Opera singer, blogger, lawyer. You can reach me by email at david [at] bluemassgroup [dot] com.

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  1. Just FYI, (0 Replies)

    what happened here was that you posted a comment with enough links in it to trigger moderation. Once that was posted, all of your subsequent comments were held as well until we approved the one with the links. Sorry for the inconvenience, but as far as we know, the comment system is actually working fine.

  2. The dividing line, such as it is, (1 Reply)

    is between procedural requirements (like signatures and ministerial paper filings) and substantive qualifications. The Supreme Court rejected a term limits law denying ballot access to candidates who had already served a certain number of terms in Congress. Which side of the line a tax return law would fall is somewhat dubious, but I think there’s a good chance it would fall on the substantive side of the line. You can read the Term Limits case for yourself and decide what you think.

  3. Why would those be unconstitutional (2 Replies)

    but this wouldn’t? There are pretty severe limits on the extent to which states can limit ballot access for federal candidates.

  4. I'm not seeing it (1 Reply)

    It should not be there – probably a rogue Google ad. Try reloading or maybe clearing your cache, or just wait a bit. These things usually go away on their own.

  5. If you're talking about the emoluments clause, (1 Reply)

    there’s been quite a lot of discussion as to who would have standing to raise the question of whether the clause has been violated. We may find out soon.

  6. As far as Framingham etc. goes, (1 Reply)

    Hillary never campaigned in MA. She went to fundraisers, which is not campaigning. This is because MA is not a swing state. Are you seriously saying that she never went to places in PA and OH, for instance, where the people you’re talking about live and work? That’s not the campaign I saw.

  7. Sure, there are differences (1 Reply)

    based on where people live, among other things. If an economic plan is limited to “bring back coal mining,” for instance, that’s not exactly reaching out to all demographic groups. There are also non-economic issues specific to certain of the subgroups you identify that, it seems to me, it should be possible to pay attention to while also pitching a pro-worker agenda. Surely the Democratic party can walk and chew gum at the same time.

  8. The idea that tons of Obama voters went for Trump (1 Reply)

    is, to me, problematic at best in terms of a way for Dems to move forward, in part because the explanation is probably more complicated than you’re making it out to be. For instance, this Twitter thread makes a good point way better than I could, but the short version is that Clinton was actually quite a bit more progressive on some race-related issues, such as police brutality and systemic racism, than Obama was during either of his campaigns.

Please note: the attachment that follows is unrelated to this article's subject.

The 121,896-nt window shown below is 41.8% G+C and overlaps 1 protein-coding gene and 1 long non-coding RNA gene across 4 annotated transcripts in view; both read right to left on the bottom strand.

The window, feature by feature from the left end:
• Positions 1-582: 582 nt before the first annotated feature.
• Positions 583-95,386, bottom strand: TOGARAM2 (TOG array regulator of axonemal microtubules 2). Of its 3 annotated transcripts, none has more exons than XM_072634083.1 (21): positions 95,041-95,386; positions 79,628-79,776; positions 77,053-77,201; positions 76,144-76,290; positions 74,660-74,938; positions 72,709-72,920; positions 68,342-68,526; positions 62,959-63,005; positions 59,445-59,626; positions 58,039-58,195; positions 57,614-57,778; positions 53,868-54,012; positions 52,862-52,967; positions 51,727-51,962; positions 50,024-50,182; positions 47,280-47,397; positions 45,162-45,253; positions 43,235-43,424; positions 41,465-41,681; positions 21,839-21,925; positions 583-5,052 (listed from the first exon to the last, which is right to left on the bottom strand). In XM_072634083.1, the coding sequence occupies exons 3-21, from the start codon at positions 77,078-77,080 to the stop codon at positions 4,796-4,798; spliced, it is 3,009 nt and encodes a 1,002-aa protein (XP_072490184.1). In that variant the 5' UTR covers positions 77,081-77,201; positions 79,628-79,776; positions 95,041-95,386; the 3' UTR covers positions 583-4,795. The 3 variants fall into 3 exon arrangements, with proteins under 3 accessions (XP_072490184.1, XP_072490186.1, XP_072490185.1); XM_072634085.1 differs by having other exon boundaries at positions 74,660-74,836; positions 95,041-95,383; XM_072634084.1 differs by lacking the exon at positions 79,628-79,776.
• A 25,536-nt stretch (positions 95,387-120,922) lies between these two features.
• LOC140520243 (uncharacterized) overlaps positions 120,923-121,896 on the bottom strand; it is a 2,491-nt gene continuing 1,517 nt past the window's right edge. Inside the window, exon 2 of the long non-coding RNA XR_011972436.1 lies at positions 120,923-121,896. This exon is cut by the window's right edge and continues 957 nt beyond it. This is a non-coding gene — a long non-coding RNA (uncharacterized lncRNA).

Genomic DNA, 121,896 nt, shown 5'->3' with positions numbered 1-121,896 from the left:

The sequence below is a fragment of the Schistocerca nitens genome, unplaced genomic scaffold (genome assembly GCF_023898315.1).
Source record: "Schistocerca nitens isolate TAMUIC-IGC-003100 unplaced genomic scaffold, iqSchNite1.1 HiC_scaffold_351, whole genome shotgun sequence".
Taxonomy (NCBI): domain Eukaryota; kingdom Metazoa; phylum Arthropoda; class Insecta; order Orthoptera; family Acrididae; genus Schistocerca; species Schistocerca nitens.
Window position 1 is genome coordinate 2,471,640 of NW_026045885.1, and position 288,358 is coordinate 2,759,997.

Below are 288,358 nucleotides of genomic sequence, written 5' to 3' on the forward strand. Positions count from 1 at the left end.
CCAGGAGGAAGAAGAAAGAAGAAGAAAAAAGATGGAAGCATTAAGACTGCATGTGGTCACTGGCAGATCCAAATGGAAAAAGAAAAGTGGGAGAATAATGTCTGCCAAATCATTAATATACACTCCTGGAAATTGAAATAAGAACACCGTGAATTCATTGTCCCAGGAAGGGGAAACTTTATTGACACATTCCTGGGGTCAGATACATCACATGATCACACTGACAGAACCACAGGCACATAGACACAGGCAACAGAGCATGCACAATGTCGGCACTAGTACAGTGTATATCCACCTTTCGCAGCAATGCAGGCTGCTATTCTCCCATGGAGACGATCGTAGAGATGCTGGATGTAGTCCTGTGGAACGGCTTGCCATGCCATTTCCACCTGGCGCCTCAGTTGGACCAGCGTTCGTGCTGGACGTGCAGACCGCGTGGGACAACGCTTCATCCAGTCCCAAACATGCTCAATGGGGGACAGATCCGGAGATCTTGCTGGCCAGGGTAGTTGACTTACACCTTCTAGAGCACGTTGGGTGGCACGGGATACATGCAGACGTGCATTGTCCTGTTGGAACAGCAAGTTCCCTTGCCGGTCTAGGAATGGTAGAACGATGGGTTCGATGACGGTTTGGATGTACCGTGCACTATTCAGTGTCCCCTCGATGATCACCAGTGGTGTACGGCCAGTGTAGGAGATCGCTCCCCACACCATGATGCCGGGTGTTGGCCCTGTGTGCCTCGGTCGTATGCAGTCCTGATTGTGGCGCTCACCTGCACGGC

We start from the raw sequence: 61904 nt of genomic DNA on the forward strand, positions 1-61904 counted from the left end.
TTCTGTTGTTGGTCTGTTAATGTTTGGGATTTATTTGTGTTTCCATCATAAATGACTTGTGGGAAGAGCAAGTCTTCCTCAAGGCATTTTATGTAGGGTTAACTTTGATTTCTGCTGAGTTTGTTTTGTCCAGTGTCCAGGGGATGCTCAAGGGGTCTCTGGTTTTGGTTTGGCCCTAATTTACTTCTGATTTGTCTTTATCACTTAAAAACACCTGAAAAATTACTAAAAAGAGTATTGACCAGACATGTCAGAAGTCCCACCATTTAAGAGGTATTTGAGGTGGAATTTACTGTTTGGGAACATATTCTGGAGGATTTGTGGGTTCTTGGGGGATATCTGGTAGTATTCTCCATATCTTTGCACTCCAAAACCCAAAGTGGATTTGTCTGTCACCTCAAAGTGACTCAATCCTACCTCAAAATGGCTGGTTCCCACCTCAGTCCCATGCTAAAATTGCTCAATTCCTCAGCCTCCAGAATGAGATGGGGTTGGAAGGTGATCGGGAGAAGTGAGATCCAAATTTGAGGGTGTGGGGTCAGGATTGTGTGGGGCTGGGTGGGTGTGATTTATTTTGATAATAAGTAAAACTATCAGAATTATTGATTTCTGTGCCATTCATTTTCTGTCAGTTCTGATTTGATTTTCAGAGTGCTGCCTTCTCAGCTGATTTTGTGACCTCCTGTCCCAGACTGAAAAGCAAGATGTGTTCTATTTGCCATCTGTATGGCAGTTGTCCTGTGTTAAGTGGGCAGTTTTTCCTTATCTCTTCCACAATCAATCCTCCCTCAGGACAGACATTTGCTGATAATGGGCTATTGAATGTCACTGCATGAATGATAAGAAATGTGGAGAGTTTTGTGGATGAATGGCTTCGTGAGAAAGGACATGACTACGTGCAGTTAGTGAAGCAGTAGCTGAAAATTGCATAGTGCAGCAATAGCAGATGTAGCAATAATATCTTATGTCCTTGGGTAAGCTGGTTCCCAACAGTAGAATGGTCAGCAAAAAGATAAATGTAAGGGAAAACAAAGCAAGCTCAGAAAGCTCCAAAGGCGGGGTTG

9. No constitutional change is needed. (2 Replies)

    NPV is an interstate compact that takes effect once states representing a majority (270) of electoral votes sign on. They’re well over halfway there. If you don’t want to do it, fine, but the difficulty of amending the Constitution is irrelevant to this debate.

  10. Or inconsistent with Lawrence, (0 Replies)

    for that matter. If there are enough vacancies, all bets are off.

  11. A state just passes a law or imposes a restriction (1 Reply)

    inconsistent with Obergefell and waits to get sued. It’s the strategy anti-choice forces have been using for years re Roe.

  12. Thing is, (1 Reply)

    SCOTUS justices have a funny habit of not doing what might be most politically advantageous for the president that installed them, once they take office. And I really can’t imagine Trump going for some sort of moderate appointment.

  13. Marriage (3 Replies)

    is Supreme Court fodder. That’s the thing – Trump doesn’t have to do it. He just has to appoint Scalia’s replacement, hope for a vacancy from Ginsburg, Breyer, or Kennedy, and then let things take their course. SCOTUS can overrule Obergefell and toss the issue back to the states, at which point bans that are still on the books in many places (though currently unenforceable) will suddenly spring back into force. Some states will eliminate them either via their own state courts or legislatively; others will not.

  14. I agree with this excellent comment. (1 Reply)

    And I would add that the existence of the Governor’s Council has historically weakened the Governorship substantially by creating an essentially plural executive. Much of their power, mercifully, has been stripped away, but I still can’t see how anyone could seriously claim that the MA Governor is among the country’s strongest.

  15. No thanks to parliamentary democracy, which among other things (1 Reply)

    would require a truly epic constitutional amendment. Plus, it would be intolerable to have broken away from England, only to conclude that they were right all along. ;)

    But the problem of gerrymandering can be eliminated by doing away with single-member congressional districts, combined with IRV or cumulative voting or another system that prevents minority voices from being drowned out. And, crucially, single-member districts are a legislative creation. No reason that can’t be changed – no constitutional amendment required.